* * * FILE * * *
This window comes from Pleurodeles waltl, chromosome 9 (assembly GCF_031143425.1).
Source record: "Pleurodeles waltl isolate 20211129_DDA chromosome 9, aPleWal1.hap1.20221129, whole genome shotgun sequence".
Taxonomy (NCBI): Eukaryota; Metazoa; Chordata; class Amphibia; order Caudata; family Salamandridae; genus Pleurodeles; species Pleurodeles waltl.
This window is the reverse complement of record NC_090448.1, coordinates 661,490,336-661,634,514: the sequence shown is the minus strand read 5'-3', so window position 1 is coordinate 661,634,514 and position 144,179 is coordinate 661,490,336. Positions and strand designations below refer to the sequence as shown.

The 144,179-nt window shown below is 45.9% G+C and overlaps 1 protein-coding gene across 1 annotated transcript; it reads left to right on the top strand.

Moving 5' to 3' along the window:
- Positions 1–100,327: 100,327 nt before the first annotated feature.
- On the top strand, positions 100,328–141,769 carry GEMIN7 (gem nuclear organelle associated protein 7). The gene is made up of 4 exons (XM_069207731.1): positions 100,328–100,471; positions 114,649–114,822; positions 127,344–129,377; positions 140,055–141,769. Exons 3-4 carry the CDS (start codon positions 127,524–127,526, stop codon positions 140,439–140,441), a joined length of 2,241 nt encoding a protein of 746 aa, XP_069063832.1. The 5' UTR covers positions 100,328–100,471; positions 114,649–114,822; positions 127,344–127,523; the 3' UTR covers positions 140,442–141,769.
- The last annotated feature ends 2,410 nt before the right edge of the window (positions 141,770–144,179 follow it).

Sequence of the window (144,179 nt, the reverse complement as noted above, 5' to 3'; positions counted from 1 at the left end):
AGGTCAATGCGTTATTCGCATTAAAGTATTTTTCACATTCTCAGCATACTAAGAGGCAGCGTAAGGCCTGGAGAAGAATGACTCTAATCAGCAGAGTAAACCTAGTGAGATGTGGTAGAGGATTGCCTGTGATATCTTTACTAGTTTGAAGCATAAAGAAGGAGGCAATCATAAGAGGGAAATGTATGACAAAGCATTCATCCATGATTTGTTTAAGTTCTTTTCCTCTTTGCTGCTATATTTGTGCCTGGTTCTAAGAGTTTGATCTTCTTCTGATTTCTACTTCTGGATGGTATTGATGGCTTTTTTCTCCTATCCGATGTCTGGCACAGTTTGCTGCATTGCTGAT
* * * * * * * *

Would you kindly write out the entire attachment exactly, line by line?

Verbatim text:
This window comes from Pleurodeles waltl, chromosome 9 (assembly GCF_031143425.1).
Source record: "Pleurodeles waltl isolate 20211129_DDA chromosome 9, aPleWal1.hap1.20221129, whole genome shotgun sequence".
Taxonomy (NCBI): Eukaryota; Metazoa; Chordata; class Amphibia; order Caudata; family Salamandridae; genus Pleurodeles; species Pleurodeles waltl.
This window is the reverse complement of record NC_090448.1, coordinates 661,490,336-661,634,514: the sequence shown is the minus strand read 5'-3', so window position 1 is coordinate 661,634,514 and position 144,179 is coordinate 661,490,336. Positions and strand designations below refer to the sequence as shown.

The 144,179-nt window shown below is 45.9% G+C and overlaps 1 protein-coding gene across 1 annotated transcript; it reads left to right on the top strand.

Moving 5' to 3' along the window:
- Positions 1–100,327: 100,327 nt before the first annotated feature.
- On the top strand, positions 100,328–141,769 carry GEMIN7 (gem nuclear organelle associated protein 7). The gene is made up of 4 exons (XM_069207731.1): positions 100,328–100,471; positions 114,649–114,822; positions 127,344–129,377; positions 140,055–141,769. Exons 3-4 carry the CDS (start codon positions 127,524–127,526, stop codon positions 140,439–140,441), a joined length of 2,241 nt encoding a protein of 746 aa, XP_069063832.1. The 5' UTR covers positions 100,328–100,471; positions 114,649–114,822; positions 127,344–127,523; the 3' UTR covers positions 140,442–141,769.
- The last annotated feature ends 2,410 nt before the right edge of the window (positions 141,770–144,179 follow it).

Sequence of the window (144,179 nt, the reverse complement as noted above, 5' to 3'; positions counted from 1 at the left end):
AGGTCAATGCGTTATTCGCATTAAAGTATTTTTCACATTCTCAGCATACTAAGAGGCAGCGTAAGGCCTGGAGAAGAATGACTCTAATCAGCAGAGTAAACCTAGTGAGATGTGGTAGAGGATTGCCTGTGATATCTTTACTAGTTTGAAGCATAAAGAAGGAGGCAATCATAAGAGGGAAATGTATGACAAAGCATTCATCCATGATTTGTTTAAGTTCTTTTCCTCTTTGCTGCTATATTTGTGCCTGGTTCTAAGAGTTTGATCTTCTTCTGATTTCTACTTCTGGATGGTATTGATGGCTTTTTTCTCCTATCCGATGTCTGGCACAGTTTGCTGCATTGCTGAT